In 1933, Tarsila do Amaral presented one of her best-known paintings: Workers. In it, workers are arranged in the foreground, with emphasis on the contiguous faces of men and women of different ethnicities, which line up in an ascending format and composes, as a block, a kind of pyramid. The scenery has industrial buildings in the background, with chimneys that pour smoke into the horizon and gray the blue sky.
That same year of 1933 marks, in football in Rio de Janeiro, an unprecedented feat: the working-class team of Bangu A. C., from the city's suburbs, won the Rio de Janeiro football championship and surpassed the big clubs in the South Zone, beating the traditional Fluminense in the finals. Founded by English engineers from Fábrica Bangu, the suburban club allowed workers from that factory to use the playing field for recreation and, from 1904 onwards, also for competition.
The victory from Bangu – a manufacturing team like C. A. Juventus in São Paulo, G. E. Renner in Rio Grande do Sul and Operário F. C. in Mato Grosso do Sul, among so many associations that carry this identity mark – coincided in 1933 with the official adoption of the professionalism in football . It is a process of incorporation of football players and teams that would not happen without conflicts and that would start to allow black and illiterate workers, which until then, in a veiled or explicit way, prevented participation in official leagues.
Tarsila's painting, a pictorial expression of São Paulo marked by massive workers contingents since the 1910s, makes no obvious allusion to football. However, the screen allows projecting and imagining these same segments of workers who flocked to the stadiums and who also built their collective identities around professional clubs.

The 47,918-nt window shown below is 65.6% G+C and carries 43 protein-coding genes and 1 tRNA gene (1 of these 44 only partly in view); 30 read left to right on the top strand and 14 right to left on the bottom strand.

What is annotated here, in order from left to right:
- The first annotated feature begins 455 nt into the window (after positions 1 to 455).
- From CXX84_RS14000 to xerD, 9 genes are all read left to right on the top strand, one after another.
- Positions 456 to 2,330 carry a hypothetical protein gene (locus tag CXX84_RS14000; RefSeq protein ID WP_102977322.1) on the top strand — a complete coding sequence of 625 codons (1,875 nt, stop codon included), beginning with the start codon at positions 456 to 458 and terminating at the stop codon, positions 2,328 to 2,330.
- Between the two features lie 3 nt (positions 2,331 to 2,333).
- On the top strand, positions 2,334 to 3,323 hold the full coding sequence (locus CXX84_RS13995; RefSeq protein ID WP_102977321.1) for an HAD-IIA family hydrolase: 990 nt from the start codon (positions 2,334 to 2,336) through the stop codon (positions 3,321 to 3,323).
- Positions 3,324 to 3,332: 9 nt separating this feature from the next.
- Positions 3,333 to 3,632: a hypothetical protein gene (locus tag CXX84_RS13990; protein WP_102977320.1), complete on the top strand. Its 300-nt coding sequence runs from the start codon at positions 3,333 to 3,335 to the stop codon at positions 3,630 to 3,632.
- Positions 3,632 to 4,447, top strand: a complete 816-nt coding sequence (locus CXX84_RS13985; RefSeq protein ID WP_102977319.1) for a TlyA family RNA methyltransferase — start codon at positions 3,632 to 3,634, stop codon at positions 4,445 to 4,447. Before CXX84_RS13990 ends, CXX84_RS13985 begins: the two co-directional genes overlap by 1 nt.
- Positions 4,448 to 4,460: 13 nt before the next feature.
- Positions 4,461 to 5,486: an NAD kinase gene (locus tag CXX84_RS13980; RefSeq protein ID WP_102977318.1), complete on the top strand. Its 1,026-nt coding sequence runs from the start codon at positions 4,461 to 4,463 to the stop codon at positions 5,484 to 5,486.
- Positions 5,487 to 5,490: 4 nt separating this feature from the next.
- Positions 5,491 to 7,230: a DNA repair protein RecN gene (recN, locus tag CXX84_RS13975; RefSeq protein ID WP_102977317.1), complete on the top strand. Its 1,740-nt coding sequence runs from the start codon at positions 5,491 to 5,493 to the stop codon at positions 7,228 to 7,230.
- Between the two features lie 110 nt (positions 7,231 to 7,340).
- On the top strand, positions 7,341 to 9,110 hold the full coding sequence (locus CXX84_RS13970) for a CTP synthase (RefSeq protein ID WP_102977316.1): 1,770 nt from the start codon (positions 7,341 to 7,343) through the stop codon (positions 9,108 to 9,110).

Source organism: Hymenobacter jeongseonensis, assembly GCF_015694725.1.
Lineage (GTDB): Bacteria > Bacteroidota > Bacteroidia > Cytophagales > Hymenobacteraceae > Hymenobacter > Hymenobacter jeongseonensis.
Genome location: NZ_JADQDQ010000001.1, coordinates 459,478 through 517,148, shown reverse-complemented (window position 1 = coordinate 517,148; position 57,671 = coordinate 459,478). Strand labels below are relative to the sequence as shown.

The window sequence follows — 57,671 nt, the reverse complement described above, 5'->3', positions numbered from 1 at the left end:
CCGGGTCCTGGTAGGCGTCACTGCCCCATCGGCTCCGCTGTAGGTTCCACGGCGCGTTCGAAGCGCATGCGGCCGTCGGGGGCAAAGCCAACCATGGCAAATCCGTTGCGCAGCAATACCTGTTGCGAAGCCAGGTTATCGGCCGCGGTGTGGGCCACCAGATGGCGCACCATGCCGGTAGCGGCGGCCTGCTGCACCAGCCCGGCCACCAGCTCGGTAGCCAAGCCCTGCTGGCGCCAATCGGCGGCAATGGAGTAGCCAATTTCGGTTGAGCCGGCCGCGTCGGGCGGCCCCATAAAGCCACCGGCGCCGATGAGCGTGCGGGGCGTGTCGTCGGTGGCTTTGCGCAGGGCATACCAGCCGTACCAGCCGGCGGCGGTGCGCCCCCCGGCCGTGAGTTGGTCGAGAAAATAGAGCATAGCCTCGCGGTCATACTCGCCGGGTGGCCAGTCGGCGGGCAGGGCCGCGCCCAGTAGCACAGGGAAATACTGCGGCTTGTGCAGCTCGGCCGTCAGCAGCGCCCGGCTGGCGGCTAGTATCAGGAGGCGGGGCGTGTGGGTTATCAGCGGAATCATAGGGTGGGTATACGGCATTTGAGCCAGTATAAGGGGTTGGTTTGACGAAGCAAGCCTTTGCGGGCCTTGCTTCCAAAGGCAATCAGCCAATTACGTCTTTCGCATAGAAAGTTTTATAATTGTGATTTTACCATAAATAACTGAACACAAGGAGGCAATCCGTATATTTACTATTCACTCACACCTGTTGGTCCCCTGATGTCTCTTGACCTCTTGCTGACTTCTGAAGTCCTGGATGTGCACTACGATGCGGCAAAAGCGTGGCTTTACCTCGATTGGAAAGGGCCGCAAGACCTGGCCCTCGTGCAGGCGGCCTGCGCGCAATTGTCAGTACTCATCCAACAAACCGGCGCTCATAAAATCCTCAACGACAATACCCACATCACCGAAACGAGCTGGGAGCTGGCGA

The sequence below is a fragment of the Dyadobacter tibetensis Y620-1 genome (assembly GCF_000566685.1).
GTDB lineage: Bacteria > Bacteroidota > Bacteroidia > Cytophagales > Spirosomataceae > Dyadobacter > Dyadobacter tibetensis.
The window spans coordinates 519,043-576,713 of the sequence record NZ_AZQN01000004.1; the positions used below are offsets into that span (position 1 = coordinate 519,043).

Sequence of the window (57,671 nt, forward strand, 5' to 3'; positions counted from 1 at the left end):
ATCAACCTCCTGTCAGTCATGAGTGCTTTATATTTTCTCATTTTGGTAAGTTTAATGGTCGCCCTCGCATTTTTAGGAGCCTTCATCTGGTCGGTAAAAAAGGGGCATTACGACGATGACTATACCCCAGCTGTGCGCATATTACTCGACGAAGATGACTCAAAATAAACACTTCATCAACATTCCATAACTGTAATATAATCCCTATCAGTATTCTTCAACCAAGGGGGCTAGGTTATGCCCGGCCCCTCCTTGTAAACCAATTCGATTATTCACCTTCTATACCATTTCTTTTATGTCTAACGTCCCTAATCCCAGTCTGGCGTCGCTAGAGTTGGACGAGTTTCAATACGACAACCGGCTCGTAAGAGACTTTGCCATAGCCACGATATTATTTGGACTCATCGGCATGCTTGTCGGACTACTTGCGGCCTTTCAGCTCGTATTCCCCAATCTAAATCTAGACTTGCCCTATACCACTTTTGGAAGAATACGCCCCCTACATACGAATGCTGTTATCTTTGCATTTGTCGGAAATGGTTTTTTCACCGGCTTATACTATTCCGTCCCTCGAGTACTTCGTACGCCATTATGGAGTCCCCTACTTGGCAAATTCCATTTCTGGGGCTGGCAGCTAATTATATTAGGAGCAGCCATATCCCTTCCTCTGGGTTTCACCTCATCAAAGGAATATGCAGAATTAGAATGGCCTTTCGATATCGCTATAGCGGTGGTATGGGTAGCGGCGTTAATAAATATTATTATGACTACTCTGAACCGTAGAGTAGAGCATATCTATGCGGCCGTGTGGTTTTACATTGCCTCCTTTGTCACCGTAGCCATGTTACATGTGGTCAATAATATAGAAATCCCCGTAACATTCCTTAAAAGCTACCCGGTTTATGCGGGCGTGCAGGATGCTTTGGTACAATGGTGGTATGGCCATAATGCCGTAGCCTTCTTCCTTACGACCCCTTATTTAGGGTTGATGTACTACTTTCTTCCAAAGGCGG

Aspect of work at Companhia Vidraria Santa Marina. In the background, thousands of bottles are stacked, one of the items produced. Photograph: Football Museum Collection I Santa Marina Collection | Reserved Rights.,
Starting players of the Santa Marina Futebol Clube youth team, in 1938. Photograph: Football Museum Collection I Santa Marina Collection | Reserved Rights.
Santa Marina Futebol Clube players insert for the 1938 Placard Championship. Photograph: Football Museum Collection I Santa Marina Collection | Reserved Rights.
Santa Marina Futebol Clube team, in 1920. Photograph: Football Museum Collection I Santa Marina Collection | Reserved Rights.
Workers at Companhia Vidraria Santa Marina, in the Água Branca neighborhood, in São Paulo. Photograph: Football Museum Collection I Santa Marina Collection | Reserved Rights.
The iconic painting Operários (1933), by Tarsila do Amaral, participates in the history of modernism not only through its compositional technique but also through the “portrait” offered of the ethnic multiplicity of the Brazilian population, composed of the migratory influx that intensified at the end of the 19th century and extended through the first decades of the 20th century, contributing to the density of large industrial cities, especially São Paulo. Photograph: Romulo Fialdini. Artwork: Operários | Tarsila do Amaral.
Santa Marina Futebol Clube 34th Anniversary Parade. Photograph: Football Museum